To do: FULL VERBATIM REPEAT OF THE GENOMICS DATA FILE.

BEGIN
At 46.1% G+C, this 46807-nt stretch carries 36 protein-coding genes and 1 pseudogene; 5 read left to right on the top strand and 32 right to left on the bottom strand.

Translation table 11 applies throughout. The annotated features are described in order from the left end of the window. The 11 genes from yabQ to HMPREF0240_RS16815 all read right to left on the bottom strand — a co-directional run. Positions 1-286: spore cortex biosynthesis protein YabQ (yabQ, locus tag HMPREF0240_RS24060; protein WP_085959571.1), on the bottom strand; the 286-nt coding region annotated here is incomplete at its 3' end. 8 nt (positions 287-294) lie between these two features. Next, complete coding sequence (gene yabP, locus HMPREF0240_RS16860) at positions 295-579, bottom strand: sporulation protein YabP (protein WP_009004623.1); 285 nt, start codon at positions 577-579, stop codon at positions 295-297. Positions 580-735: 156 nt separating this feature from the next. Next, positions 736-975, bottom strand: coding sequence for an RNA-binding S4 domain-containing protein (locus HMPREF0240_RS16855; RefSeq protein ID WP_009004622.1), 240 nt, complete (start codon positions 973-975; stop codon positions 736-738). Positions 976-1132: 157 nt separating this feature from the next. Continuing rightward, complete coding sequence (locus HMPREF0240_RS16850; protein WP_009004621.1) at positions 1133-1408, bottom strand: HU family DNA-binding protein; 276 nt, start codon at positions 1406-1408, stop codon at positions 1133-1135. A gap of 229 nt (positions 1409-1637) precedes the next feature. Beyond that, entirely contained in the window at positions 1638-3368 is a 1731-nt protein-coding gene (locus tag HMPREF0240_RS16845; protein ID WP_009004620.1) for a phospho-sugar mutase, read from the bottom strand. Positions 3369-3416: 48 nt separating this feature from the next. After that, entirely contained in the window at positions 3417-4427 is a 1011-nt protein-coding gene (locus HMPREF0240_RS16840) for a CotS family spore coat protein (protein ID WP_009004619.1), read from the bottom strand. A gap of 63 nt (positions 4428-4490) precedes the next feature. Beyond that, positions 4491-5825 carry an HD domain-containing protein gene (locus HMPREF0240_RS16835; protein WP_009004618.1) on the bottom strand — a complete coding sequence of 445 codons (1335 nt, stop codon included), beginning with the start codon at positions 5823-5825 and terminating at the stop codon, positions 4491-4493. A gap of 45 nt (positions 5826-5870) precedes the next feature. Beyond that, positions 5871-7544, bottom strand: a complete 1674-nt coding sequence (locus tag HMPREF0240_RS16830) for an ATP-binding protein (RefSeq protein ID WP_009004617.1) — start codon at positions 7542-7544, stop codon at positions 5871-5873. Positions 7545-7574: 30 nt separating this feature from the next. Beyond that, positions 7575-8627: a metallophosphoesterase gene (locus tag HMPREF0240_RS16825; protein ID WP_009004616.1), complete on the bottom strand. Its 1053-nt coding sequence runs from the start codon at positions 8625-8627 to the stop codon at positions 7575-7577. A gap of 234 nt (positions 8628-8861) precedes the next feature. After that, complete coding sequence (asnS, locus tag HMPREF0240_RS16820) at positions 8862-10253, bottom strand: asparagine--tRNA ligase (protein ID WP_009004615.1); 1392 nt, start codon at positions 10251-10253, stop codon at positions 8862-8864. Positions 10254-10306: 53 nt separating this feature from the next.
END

At 46.1% G+C, this 46807-nt stretch carries 36 protein-coding genes and 1 pseudogene; 5 read left to right on the top strand and 32 right to left on the bottom strand.

Translation table 11 applies throughout. The annotated features are described in order from the left end of the window. The 11 genes from yabQ to HMPREF0240_RS16815 all read right to left on the bottom strand — a co-directional run. Positions 1-286: spore cortex biosynthesis protein YabQ (yabQ, locus tag HMPREF0240_RS24060; protein WP_085959571.1), on the bottom strand; the 286-nt coding region annotated here is incomplete at its 3' end. 8 nt (positions 287-294) lie between these two features. Next, complete coding sequence (gene yabP, locus HMPREF0240_RS16860) at positions 295-579, bottom strand: sporulation protein YabP (protein WP_009004623.1); 285 nt, start codon at positions 577-579, stop codon at positions 295-297. Positions 580-735: 156 nt separating this feature from the next. Next, positions 736-975, bottom strand: coding sequence for an RNA-binding S4 domain-containing protein (locus HMPREF0240_RS16855; RefSeq protein ID WP_009004622.1), 240 nt, complete (start codon positions 973-975; stop codon positions 736-738). Positions 976-1132: 157 nt separating this feature from the next. Continuing rightward, complete coding sequence (locus HMPREF0240_RS16850; protein WP_009004621.1) at positions 1133-1408, bottom strand: HU family DNA-binding protein; 276 nt, start codon at positions 1406-1408, stop codon at positions 1133-1135. A gap of 229 nt (positions 1409-1637) precedes the next feature. Beyond that, entirely contained in the window at positions 1638-3368 is a 1731-nt protein-coding gene (locus tag HMPREF0240_RS16845; protein ID WP_009004620.1) for a phospho-sugar mutase, read from the bottom strand. Positions 3369-3416: 48 nt separating this feature from the next. After that, entirely contained in the window at positions 3417-4427 is a 1011-nt protein-coding gene (locus HMPREF0240_RS16840) for a CotS family spore coat protein (protein ID WP_009004619.1), read from the bottom strand. A gap of 63 nt (positions 4428-4490) precedes the next feature. Beyond that, positions 4491-5825 carry an HD domain-containing protein gene (locus HMPREF0240_RS16835; protein WP_009004618.1) on the bottom strand — a complete coding sequence of 445 codons (1335 nt, stop codon included), beginning with the start codon at positions 5823-5825 and terminating at the stop codon, positions 4491-4493. A gap of 45 nt (positions 5826-5870) precedes the next feature. Beyond that, positions 5871-7544, bottom strand: a complete 1674-nt coding sequence (locus tag HMPREF0240_RS16830) for an ATP-binding protein (RefSeq protein ID WP_009004617.1) — start codon at positions 7542-7544, stop codon at positions 5871-5873. Positions 7545-7574: 30 nt separating this feature from the next. Beyond that, positions 7575-8627: a metallophosphoesterase gene (locus tag HMPREF0240_RS16825; protein ID WP_009004616.1), complete on the bottom strand. Its 1053-nt coding sequence runs from the start codon at positions 8625-8627 to the stop codon at positions 7575-7577. A gap of 234 nt (positions 8628-8861) precedes the next feature. After that, complete coding sequence (asnS, locus tag HMPREF0240_RS16820) at positions 8862-10253, bottom strand: asparagine--tRNA ligase (protein ID WP_009004615.1); 1392 nt, start codon at positions 10251-10253, stop codon at positions 8862-8864. Positions 10254-10306: 53 nt separating this feature from the next.